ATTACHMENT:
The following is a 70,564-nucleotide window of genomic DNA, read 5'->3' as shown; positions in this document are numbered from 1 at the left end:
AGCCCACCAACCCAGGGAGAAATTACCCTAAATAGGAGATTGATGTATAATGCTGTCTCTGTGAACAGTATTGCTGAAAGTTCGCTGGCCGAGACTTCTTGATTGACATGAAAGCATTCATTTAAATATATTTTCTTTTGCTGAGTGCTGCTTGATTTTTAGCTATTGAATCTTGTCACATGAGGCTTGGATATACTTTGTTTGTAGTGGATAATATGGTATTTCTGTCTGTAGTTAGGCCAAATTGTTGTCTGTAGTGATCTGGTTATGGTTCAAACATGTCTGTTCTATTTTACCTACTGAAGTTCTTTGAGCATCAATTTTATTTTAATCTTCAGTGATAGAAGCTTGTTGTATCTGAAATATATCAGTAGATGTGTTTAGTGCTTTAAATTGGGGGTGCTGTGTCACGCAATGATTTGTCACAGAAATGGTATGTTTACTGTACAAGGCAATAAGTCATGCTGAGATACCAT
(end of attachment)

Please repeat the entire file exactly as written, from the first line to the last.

The following is a 70,564-nucleotide window of genomic DNA, read 5'->3' as shown; positions in this document are numbered from 1 at the left end:
AGCCCACCAACCCAGGGAGAAATTACCCTAAATAGGAGATTGATGTATAATGCTGTCTCTGTGAACAGTATTGCTGAAAGTTCGCTGGCCGAGACTTCTTGATTGACATGAAAGCATTCATTTAAATATATTTTCTTTTGCTGAGTGCTGCTTGATTTTTAGCTATTGAATCTTGTCACATGAGGCTTGGATATACTTTGTTTGTAGTGGATAATATGGTATTTCTGTCTGTAGTTAGGCCAAATTGTTGTCTGTAGTGATCTGGTTATGGTTCAAACATGTCTGTTCTATTTTACCTACTGAAGTTCTTTGAGCATCAATTTTATTTTAATCTTCAGTGATAGAAGCTTGTTGTATCTGAAATATATCAGTAGATGTGTTTAGTGCTTTAAATTGGGGGTGCTGTGTCACGCAATGATTTGTCACAGAAATGGTATGTTTACTGTACAAGGCAATAAGTCATGCTGAGATACCAT